Robert Wuthnow | author of America and the Challenges of Religious Diversity
"From the opening narrative about a Buddhist monk near death to the concluding story about a parent seeking prayer, Paging God is rich with insights about the challenges facing health practitioners as America becomes more religiously and ethnically diverse. This is ethnographic research at its best. Wendy Cadge has written an impressive study that should be read by everyone interested in understanding how religious diversity is reshaping our society."
Helen Rose Ebaugh | University of Houston
"Paging God is essential reading for those interested in the ever-shifting place of spirituality in American healthcare and society. Weaving interviews from patients, staff, doctors and chaplains into a fascinating story of the power of religion and spirituality in the lives of those struggling with illness and death, Wendy Cadge's study excels in scientific objectivity—but with sensitivity to the nuanced role of religion in the lives of people involved in the hospital experience."
Charles Rosenberg | Harvard University
"We tend to see the hospital as a temple to the gods of technology, professionalism, and bureaucracy. Paging God looks at the human and emotional texture of lives lived—and lost—in the hospital. Focusing on the role of religion and a more amorphous 'spirituality' Wendy Cadge focuses on the spaces—chapel, Neonatal Intensive Care Unit and Medical Intensive Care Unit—and careers—especially the hospital chaplain—where values and individual pain are configured. In the role of the hospital chaplain she has found a particularly revealing case study in the development of a not-quite semi-profession, illuminating that borderland between the individuality of human pain and the power of technical capacity. This book should be of interest to anyone interested in the felt reality of health care in the twenty-first century."
Elizabeth M. Armstrong | Princeton University
“The blend of historical, archival research, in-depth interviews and participant observation, and visual analysis of archeology and design in Paging God is powerful, and Wendy Cadge’s attempts to make sense of this peculiar yet dominant social world will be enthusiastically received.”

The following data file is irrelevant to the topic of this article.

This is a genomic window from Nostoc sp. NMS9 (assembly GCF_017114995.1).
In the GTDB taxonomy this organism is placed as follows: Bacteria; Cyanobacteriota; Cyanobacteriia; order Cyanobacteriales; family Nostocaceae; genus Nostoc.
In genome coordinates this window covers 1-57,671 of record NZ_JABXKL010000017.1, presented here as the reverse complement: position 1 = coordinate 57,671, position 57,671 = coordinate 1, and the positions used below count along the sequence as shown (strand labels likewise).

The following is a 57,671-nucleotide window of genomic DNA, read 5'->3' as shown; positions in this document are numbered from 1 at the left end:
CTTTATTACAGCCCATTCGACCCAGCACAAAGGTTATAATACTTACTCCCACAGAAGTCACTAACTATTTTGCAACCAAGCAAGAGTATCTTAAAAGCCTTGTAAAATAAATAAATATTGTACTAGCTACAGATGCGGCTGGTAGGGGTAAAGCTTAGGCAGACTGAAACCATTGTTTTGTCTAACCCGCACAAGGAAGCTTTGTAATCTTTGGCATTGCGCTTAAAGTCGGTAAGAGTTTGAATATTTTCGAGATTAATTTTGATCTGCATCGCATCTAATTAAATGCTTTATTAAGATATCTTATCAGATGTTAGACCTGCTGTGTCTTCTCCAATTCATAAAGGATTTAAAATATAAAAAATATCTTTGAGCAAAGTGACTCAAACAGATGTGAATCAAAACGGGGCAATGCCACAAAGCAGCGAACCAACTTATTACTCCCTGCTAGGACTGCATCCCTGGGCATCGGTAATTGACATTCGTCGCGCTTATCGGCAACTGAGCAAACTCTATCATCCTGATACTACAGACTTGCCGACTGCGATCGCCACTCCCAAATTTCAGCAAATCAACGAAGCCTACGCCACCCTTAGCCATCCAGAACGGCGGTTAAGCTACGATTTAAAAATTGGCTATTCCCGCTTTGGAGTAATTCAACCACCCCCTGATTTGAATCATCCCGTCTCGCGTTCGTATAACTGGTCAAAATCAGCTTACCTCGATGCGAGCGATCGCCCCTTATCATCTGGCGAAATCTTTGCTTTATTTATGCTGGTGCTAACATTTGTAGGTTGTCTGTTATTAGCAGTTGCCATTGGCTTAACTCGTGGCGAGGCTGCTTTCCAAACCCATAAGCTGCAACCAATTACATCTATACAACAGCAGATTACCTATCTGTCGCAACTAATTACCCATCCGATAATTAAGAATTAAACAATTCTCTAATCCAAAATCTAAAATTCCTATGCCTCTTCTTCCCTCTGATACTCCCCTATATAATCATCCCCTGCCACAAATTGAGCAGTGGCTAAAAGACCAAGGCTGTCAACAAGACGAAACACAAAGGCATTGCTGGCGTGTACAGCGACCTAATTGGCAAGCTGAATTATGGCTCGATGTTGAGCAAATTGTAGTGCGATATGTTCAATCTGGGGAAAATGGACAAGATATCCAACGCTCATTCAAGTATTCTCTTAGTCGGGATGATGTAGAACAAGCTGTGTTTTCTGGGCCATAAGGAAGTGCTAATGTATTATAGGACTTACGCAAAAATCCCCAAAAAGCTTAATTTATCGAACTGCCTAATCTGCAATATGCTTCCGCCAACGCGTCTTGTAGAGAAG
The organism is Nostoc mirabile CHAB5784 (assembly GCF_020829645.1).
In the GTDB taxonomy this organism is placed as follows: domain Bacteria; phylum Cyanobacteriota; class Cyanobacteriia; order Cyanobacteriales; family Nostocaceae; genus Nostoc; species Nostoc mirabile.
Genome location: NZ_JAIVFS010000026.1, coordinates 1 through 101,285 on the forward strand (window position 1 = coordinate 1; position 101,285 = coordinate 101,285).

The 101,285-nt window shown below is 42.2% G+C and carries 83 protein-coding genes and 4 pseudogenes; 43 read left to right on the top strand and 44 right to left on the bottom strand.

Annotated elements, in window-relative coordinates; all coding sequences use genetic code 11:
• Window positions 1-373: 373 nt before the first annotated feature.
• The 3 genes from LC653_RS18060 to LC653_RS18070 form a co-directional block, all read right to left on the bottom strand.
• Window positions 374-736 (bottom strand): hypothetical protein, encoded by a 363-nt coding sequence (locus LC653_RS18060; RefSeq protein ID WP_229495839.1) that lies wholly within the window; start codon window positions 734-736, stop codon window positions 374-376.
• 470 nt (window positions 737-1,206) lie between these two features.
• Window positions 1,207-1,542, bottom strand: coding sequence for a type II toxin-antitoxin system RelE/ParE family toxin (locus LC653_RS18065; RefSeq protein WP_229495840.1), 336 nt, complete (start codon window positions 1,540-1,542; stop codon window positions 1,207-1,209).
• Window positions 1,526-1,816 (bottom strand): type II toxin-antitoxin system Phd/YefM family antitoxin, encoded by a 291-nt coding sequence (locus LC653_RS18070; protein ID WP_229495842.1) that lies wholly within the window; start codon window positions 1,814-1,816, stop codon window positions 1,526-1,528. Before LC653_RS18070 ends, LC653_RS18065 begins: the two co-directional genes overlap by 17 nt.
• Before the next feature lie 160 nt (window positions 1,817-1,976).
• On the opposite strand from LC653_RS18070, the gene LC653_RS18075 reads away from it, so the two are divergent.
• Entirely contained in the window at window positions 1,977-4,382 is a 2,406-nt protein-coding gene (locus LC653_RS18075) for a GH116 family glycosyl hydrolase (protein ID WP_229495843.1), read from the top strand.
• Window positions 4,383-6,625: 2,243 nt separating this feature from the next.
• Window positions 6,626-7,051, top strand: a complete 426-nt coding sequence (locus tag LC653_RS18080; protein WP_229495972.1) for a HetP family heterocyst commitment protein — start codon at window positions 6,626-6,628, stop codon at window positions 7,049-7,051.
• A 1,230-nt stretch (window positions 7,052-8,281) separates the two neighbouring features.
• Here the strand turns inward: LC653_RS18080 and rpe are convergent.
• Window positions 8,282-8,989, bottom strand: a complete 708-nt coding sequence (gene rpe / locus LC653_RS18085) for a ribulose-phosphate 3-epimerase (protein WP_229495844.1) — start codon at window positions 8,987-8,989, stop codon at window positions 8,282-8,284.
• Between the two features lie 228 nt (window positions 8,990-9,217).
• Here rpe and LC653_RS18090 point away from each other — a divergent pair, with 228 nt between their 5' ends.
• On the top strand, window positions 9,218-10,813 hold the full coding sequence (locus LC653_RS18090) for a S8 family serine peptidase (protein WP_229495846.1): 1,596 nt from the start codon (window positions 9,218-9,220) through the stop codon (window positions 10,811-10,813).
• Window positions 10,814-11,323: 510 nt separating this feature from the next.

Daniel H. Grossoehme, DMin, BCC | Cincinnati Children’s Hospital Medical Center
“Combined with a historical perspective of health care chaplaincy over the past 120 years, Wendy Cadge presents a comprehensive study of the role of faith in contemporary American acute care hospitals, and of those who are especially charged with fulfilling it. This social study of how faith is experienced by clinicians in contemporary acute health care is fascinating, but above all, an invaluable contribution to the study of health care systems and of health care chaplaincy.”
Renée C. Fox | author of The Sociology of Medicine: A Participant Observer’s View
“Drawing both on historical materials and on her rich first-hand field data, Wendy Cadge reveals how pervasive diverse forms of religion and spirituality are among patients and their families—and among caregivers inside American hospitals. Using a narrative case study-based framework, Cadge pays particular attention to hospital chaplains and nurses, the work they do, and the evolution of their professions. Perceptive and penetrating, Paging God is an absorbing, creative, and illuminating book that has ramifying import.”
Harold Koenig, MD | Center for Spirituality, Theology & Health, Duke University Medical Center
“In Paging God, Wendy Cadge opens a window into faith as experienced by hospital caregivers, presenting the narratives of nurses, chaplains, physicians, and other members of the hospital team as they care for people of diverse religious traditions. Fascinating and illuminating, this book is a revelation.”
Farr Curlin, MD | Program on Medicine and Religion, University of Chicago Medical Center
"In this remarkable book, Wendy Cadge recounts the curious history of hospital chaplaincy care. With a tenor of measured appreciation, she marks out the unmistakable good that chaplains do by being fully present to those who are sick, providing a candid, detailed, and scientifically informed assessment of the state of chaplaincy today. In this comprehensive and entirely unprecedented report, Cadge shines light on the history and current shape of hospital chaplaincy in the United States. At the same time she holds up a mirror in which the field of chaplaincy can take a long look and ask whether it has become something other than what it set out to be."
Chapter 1. In the Beginning—A Tour
Chapter 2. Looking Back: Glimpses of Religion and Spirituality in the History of Academic Medical Centers
Chapter 3. From Symbols to Silence: The Design and Use of Hospital Chapels
Chapter 4. Wholeness, Presence, and Hope: The Perspectives of Hospital Chaplains
Chapter 5. Essential or Optional? How Hospitals Shape the Professional Tasks of Chaplains
Chapter 6. Spirituality and Religion in Intensive Care: Staff’s Perspectives and Professional Responses
Chapter 7. Why Sickness and Death? Religion and Spirituality in the Ways Intensive Care Unit Staff Make Meaning
Chapter 8. Managing Death: The Personal and Institutional “Dirty Work” of Chaplains
Chapter 9. Conclusion: Looking Forward
Appendix: Research Methods
For more information, or to order this book, please visit http://www.press.uchicago.edu